Set Design: James Noone
Costume Design: Jennifer von Mayrhauser
Lighting Design: Jane Cox
Sound Design: Obadiah Eaves
Original Music: Peter Golub
Running Time: Two hours, plusone intermission
Biltmore, 261 West 47th Street, 212/2396200
From 1/03/08; opening 1/24/08; closing 3/16/08.
Reviewed by Elyse Sommer on January 20, 2008.

— Los Angeles review by Laura Hitchcock

You won't miss Shirley Booth, the original and inimitable Lola or Burt Lancaster, who played Doc unforgettably on screen, in this stunning revival of William Inge's Come Back, Little Sheba at The Kirk Douglas Theatre. You won't care if S. Epatha Merkerson, despite much twittering in the press, is an African-American woman, playing without comment the wife of a white chiropracter in this 1950 drama. Set in its era and written about a stay-at-home housewife, practically an extinct species today, what you notice in this play is the things Inge did best: perceptive portraits of people struggling to make the best of sad and limited lives, drawn with compassion and the kind of subtle humor that is absolutely realistic.

Lola (Merkerson) and Doc (Alan Rosenberg) married young because Lola was pregnant. They lost both the baby and Doc's plans to become a doctor. Instead he is a chiropractor and when the play opens, one year dry and sober. Lola has gained weight and is sloppy personally and around the house, mourning the disappearance of her beloved dog, Little Sheba.

Crisis builds around their pretty boarder, art student Marie (Jenna Gavigan) and her two beaux, Turk (Josh Cooke), a hunk who models for her life drawing class, and the successful boy back home, Bruce (Bill Heck), whom Marie shrewdly sizes up as the best marriage material. The sexual tension that Inge writes so well is implied from the beginning by director Michael Pressman, as we watch Marie getting up and putting on a filmy negligee in her bedroom while, on the other side of James Noone's superbly sepia-toned multi-level set, Doc says the Alcoholic's Prayer in the kitchen.

As Marie's sex life becomes increasingly the center of the house, with Lola steaming open her mail and taking an innocent delight in watching her with Turk, the pressure drives Doc off the wagon. In a climactic second act scene, he comes home drunk and releases the bile of a lifetime on Lola, verbally attacking her weight and her pregnancy which cost him his career and any future children.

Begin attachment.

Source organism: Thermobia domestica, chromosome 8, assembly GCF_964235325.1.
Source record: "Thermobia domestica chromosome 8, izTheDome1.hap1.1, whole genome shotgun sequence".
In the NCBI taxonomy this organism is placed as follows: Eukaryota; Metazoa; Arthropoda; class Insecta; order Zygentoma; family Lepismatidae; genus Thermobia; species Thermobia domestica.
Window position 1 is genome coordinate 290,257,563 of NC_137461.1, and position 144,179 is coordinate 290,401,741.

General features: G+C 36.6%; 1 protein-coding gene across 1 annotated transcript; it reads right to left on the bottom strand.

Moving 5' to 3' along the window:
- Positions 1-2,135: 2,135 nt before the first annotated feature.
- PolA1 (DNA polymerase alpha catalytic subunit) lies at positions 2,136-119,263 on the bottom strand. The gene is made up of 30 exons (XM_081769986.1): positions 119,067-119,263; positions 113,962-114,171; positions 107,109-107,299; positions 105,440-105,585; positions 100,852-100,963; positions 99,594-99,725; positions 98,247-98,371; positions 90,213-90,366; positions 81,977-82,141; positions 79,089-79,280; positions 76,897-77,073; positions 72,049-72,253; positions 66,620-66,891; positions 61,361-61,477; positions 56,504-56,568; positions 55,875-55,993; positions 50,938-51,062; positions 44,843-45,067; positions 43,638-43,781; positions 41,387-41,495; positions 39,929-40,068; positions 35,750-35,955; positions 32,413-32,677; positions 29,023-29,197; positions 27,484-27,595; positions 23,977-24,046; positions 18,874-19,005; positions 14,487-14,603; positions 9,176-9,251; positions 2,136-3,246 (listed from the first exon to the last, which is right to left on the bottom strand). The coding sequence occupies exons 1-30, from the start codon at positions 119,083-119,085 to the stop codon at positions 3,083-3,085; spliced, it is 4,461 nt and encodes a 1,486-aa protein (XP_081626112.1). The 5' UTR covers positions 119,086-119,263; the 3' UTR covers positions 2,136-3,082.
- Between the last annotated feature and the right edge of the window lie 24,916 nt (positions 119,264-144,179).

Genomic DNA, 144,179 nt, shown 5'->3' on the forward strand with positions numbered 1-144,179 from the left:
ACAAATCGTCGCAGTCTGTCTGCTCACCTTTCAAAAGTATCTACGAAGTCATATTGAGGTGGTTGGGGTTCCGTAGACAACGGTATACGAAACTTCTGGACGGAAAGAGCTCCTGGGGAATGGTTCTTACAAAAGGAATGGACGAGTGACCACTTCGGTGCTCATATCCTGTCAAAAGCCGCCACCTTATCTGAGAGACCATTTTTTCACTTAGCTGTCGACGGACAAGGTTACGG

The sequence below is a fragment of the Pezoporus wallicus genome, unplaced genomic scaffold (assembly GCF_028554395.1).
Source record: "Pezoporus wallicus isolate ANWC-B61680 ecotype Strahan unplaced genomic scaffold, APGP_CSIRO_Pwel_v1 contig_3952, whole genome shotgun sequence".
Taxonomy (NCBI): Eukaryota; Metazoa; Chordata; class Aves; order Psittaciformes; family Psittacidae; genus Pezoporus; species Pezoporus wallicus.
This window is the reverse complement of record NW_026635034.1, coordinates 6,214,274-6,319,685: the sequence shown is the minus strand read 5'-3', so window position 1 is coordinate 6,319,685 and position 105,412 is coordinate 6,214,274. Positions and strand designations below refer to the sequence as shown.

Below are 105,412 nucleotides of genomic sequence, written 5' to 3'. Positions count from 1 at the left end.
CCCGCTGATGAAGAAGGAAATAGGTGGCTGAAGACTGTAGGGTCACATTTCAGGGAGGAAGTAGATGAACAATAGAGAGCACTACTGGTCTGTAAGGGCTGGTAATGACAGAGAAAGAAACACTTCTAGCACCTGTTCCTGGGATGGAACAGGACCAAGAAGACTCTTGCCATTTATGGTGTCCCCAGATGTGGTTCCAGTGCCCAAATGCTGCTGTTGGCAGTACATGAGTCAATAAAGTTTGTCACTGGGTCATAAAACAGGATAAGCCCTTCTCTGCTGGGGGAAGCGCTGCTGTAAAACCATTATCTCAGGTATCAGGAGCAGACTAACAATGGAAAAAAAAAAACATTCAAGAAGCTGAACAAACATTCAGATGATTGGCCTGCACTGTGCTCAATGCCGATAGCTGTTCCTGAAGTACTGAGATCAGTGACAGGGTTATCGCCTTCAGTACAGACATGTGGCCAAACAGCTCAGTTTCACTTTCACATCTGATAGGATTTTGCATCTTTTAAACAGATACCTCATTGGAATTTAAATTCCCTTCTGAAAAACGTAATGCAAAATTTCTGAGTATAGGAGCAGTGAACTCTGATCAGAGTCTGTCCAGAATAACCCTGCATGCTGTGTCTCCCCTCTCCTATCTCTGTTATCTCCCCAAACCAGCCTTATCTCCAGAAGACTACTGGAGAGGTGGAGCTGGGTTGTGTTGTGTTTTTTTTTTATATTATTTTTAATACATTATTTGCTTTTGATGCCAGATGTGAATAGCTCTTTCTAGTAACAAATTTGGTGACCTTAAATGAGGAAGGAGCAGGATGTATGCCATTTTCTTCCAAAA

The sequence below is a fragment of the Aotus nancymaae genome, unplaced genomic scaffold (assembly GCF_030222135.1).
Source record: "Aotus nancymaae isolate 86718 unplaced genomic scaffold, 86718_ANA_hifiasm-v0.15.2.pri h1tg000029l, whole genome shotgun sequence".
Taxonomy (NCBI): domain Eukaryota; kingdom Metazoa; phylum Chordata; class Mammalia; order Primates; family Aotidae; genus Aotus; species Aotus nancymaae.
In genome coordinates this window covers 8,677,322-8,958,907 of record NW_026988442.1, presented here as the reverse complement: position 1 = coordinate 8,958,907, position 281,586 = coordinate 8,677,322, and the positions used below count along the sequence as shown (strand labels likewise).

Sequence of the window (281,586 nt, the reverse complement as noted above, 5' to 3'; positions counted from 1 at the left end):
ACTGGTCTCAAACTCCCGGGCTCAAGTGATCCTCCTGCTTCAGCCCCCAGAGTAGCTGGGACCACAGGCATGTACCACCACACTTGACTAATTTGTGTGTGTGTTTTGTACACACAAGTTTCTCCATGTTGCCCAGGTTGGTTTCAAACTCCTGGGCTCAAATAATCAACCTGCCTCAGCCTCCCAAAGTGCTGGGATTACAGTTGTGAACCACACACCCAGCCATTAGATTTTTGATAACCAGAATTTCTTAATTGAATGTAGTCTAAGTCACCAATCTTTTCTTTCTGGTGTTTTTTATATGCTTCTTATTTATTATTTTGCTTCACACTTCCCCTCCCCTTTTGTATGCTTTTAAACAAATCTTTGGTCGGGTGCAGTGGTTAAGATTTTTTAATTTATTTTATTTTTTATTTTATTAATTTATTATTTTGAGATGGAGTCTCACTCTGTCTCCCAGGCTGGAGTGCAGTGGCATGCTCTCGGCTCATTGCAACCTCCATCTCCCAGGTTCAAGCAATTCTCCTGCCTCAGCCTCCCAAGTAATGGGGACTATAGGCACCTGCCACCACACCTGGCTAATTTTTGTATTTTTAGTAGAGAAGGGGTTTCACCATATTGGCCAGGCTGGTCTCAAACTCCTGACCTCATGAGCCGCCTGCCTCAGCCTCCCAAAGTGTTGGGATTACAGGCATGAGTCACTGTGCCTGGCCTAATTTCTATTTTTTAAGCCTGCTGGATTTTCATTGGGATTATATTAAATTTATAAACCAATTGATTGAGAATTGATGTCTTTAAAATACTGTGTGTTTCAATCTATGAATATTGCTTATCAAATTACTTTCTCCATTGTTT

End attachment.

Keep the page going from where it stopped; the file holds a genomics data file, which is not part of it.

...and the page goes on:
There's a brief third act which makes the play feel like those that offer the audience a choice. You can settle for the dramatic realism of Act II or the return of Doc and the couple's coping mechanisms in Act III.

Inge has a weakness for symbolism, of which Little Sheba (read "lost youth") is only one. There's the phallic symbolism of the javelin Turk wields and wins at and Lola's dreams.

Merkerson's soft voice and loving warmth make it obvious how lucky Doc is to have a wife who begs him to do his trite card tricks repeatedly because she finds them fascinating. Her performance as the maddeningly tender Lola plays both ends of the character with sensitivity and ease. Pressman ends Act II with her turning full face to the audience, expressing a pain so deep we realize she's known for years the things Doc could only verbally express that night. Rosenberg is a master of body language from the get-go when he physically responds to Marie. His Jekyll/Hyde transition from the mild indulgent "Daddy" to a hatchet-wielding monster is devastating.

In the original stage production, Marie was played by Joan Loring, best known to old movie fans for her role in The Corn Is Green where she tells Bette Davis's prize student "There's going to be a little stranger." It destroys his career as surely as Lola's pregnancy destroyed Doc's but the snide knowingness in Loring's tone expresses no loss of innocence. That's written into Marie's part when she pragmatically tells Lola that Turk is for playing the field and Bruce is the better husband. Jenna Gavigan's slight fresh-faced Marie doesn't reach that level of sophistication but she does convey the shrewd hedonism that Lola never had and Merkerson's speechless reaction to it makes one of the play's most memorable moments.

The supporting cast is excellent, with particular vocal splendors from Roger Aaron Brown as Ed Anderson, Doc's AA sponsor, and a perfect Irish brogue from Brenda Wehle as the neighbor Mrs. Coffman, who becomes a friend. Jane Cox's lighting design enhances the sepia tones of the house, heightened by James Noone's back panel projections of its exterior. Peter Golub's original music effects emotional transitions between the acts. More Inge would be welcome, not as history theater of the shuttered 1950s, but as the autopsy of character that never goes out of style.

California Cast: Alan Rosenberg (Doc), S. Epatha Merkerson (Lola), Jenna Gavigan (Marie), Josh Cooke (Turk), Lyle Kanouse (Postman), Brenda Wehle (Mrs. Coffman), Matthew J. Williamson (Milkman), Joe Mahon (Messenger), Bill Heck (Bruce), Roger Aaron Brown (Ed Anderson), Michael Dempsey (Elmo Huston)
California Sound Design: Cricket S. Myers
Running Dates: June 17-July 22, 2007
Where: The Kirk Douglas Theatre, 9820 Washington Blvd., Culver City
Reviewed by Laura Hitchcock on July 8, 2007.